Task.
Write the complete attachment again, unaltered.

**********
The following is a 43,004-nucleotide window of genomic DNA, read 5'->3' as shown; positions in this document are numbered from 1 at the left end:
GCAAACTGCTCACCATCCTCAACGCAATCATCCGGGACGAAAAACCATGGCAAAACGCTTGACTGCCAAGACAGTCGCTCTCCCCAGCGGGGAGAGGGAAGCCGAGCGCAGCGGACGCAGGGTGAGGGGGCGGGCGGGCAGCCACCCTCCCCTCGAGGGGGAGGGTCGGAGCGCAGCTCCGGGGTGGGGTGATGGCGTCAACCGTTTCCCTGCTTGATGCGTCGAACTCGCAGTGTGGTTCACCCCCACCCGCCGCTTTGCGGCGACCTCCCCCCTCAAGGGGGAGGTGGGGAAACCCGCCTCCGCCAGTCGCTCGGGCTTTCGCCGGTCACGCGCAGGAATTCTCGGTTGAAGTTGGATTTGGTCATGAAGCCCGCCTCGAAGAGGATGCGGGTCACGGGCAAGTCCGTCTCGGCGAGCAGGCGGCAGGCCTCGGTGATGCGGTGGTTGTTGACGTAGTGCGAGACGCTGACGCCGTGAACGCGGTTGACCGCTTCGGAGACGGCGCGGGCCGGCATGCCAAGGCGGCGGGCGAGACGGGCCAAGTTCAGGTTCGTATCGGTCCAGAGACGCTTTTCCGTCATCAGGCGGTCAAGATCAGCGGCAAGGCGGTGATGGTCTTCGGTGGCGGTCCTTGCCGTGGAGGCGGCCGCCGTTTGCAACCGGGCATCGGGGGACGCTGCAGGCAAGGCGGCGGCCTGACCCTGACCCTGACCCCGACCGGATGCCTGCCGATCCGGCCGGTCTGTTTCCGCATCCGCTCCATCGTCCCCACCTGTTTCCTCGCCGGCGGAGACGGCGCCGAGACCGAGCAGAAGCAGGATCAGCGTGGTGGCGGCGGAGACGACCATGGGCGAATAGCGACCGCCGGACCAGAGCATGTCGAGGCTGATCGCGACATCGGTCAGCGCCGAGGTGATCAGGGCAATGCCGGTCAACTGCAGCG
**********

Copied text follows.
The following is a 43,004-nucleotide window of genomic DNA, read 5'->3' as shown; positions in this document are numbered from 1 at the left end:
GCAAACTGCTCACCATCCTCAACGCAATCATCCGGGACGAAAAACCATGGCAAAACGCTTGACTGCCAAGACAGTCGCTCTCCCCAGCGGGGAGAGGGAAGCCGAGCGCAGCGGACGCAGGGTGAGGGGGCGGGCGGGCAGCCACCCTCCCCTCGAGGGGGAGGGTCGGAGCGCAGCTCCGGGGTGGGGTGATGGCGTCAACCGTTTCCCTGCTTGATGCGTCGAACTCGCAGTGTGGTTCACCCCCACCCGCCGCTTTGCGGCGACCTCCCCCCTCAAGGGGGAGGTGGGGAAACCCGCCTCCGCCAGTCGCTCGGGCTTTCGCCGGTCACGCGCAGGAATTCTCGGTTGAAGTTGGATTTGGTCATGAAGCCCGCCTCGAAGAGGATGCGGGTCACGGGCAAGTCCGTCTCGGCGAGCAGGCGGCAGGCCTCGGTGATGCGGTGGTTGTTGACGTAGTGCGAGACGCTGACGCCGTGAACGCGGTTGACCGCTTCGGAGACGGCGCGGGCCGGCATGCCAAGGCGGCGGGCGAGACGGGCCAAGTTCAGGTTCGTATCGGTCCAGAGACGCTTTTCCGTCATCAGGCGGTCAAGATCAGCGGCAAGGCGGTGATGGTCTTCGGTGGCGGTCCTTGCCGTGGAGGCGGCCGCCGTTTGCAACCGGGCATCGGGGGACGCTGCAGGCAAGGCGGCGGCCTGACCCTGACCCTGACCCCGACCGGATGCCTGCCGATCCGGCCGGTCTGTTTCCGCATCCGCTCCATCGTCCCCACCTGTTTCCTCGCCGGCGGAGACGGCGCCGAGACCGAGCAGAAGCAGGATCAGCGTGGTGGCGGCGGAGACGACCATGGGCGAATAGCGACCGCCGGACCAGAGCATGTCGAGGCTGATCGCGACATCGGTCAGCGCCGAGGTGATCAGGGCAATGCCGGTCAACTGCAGCG